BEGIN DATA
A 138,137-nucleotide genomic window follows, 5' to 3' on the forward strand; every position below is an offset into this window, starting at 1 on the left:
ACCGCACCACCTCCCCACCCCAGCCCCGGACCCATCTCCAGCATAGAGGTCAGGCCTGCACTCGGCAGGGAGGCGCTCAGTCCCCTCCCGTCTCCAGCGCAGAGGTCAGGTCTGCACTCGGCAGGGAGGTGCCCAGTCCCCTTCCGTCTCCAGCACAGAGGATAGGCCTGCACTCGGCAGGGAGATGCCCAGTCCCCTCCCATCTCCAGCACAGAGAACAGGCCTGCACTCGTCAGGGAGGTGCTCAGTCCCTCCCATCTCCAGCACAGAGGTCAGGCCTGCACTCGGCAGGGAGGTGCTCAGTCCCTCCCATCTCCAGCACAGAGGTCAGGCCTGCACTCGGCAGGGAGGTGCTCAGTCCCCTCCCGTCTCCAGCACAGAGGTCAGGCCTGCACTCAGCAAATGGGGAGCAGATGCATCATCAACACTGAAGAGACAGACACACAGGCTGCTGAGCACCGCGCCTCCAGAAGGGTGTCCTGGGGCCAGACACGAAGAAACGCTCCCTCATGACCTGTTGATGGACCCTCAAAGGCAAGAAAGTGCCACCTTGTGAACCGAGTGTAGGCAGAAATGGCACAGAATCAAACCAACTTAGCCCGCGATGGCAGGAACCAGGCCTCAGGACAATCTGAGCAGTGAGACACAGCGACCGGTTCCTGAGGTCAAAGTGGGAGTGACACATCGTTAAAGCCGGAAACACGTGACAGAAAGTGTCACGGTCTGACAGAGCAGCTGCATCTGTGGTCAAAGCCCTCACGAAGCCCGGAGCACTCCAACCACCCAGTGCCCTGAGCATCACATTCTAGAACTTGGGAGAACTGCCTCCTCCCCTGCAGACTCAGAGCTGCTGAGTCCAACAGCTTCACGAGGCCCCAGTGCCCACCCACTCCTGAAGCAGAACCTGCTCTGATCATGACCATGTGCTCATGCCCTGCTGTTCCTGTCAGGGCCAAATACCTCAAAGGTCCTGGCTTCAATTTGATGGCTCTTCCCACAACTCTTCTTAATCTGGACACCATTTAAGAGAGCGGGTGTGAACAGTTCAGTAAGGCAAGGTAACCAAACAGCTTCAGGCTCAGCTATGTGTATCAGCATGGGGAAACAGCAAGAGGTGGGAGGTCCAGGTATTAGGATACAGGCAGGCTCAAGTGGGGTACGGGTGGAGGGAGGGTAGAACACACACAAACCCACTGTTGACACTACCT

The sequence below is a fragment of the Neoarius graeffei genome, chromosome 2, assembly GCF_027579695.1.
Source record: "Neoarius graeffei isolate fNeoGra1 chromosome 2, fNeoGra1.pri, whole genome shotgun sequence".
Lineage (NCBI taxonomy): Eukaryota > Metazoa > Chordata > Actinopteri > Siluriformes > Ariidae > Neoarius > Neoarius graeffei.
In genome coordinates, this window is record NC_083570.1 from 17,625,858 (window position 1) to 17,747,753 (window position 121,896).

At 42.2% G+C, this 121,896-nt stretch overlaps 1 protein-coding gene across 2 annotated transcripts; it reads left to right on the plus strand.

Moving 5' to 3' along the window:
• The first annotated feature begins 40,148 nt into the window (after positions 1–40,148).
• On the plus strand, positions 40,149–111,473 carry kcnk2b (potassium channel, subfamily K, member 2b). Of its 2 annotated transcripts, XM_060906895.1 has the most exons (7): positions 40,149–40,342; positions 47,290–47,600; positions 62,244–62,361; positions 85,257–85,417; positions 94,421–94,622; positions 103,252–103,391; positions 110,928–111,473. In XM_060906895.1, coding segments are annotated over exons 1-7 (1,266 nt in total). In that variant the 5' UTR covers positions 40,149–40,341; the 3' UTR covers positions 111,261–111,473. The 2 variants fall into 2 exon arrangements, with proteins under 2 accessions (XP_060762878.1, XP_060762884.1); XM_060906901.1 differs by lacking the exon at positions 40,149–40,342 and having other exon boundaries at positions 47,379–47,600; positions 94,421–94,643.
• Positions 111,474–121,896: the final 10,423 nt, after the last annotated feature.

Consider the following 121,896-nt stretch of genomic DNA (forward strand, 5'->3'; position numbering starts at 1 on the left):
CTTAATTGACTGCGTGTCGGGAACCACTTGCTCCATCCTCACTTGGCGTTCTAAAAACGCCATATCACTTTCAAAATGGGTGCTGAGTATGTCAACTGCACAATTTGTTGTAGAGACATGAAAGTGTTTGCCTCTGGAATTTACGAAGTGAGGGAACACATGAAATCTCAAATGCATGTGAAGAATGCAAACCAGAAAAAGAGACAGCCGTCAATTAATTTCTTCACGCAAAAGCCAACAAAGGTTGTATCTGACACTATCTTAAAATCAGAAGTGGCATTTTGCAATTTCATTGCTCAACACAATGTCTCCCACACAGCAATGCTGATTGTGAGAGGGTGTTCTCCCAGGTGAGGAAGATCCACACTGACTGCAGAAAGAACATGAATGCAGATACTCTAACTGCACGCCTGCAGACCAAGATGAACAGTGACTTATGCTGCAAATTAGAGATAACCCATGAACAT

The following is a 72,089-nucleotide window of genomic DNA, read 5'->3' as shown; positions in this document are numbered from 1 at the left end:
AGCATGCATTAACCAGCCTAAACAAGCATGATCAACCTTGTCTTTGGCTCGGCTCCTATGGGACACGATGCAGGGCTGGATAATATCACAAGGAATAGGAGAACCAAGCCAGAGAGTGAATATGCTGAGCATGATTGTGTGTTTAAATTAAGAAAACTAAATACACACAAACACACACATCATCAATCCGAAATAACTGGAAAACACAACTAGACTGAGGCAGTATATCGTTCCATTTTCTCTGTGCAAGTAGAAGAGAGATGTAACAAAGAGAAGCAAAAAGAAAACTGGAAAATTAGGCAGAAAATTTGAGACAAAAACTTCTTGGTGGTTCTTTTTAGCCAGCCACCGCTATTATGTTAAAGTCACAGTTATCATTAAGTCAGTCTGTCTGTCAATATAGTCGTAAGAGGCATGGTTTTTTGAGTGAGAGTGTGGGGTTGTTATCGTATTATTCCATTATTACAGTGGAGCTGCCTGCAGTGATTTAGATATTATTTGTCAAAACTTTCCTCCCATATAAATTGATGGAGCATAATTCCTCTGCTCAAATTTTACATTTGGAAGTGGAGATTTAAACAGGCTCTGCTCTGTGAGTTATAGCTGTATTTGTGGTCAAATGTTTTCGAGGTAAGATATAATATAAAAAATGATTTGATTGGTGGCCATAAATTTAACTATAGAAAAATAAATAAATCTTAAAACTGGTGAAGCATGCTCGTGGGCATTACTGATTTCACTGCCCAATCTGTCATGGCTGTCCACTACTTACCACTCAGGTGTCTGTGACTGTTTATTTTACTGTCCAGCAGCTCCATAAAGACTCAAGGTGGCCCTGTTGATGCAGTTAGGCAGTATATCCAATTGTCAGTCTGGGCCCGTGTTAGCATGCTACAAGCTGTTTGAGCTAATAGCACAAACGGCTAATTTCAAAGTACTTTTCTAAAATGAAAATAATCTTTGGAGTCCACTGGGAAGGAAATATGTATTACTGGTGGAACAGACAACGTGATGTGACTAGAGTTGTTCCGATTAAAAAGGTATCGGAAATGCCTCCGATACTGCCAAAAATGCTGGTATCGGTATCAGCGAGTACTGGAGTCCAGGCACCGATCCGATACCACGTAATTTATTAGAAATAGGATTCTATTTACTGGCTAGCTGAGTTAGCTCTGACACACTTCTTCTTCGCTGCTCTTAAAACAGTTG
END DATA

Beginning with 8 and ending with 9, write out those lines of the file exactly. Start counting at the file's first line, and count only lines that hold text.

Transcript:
Moving 5' to 3' along the window:
• The first annotated feature begins 40,148 nt into the window (after positions 1–40,148).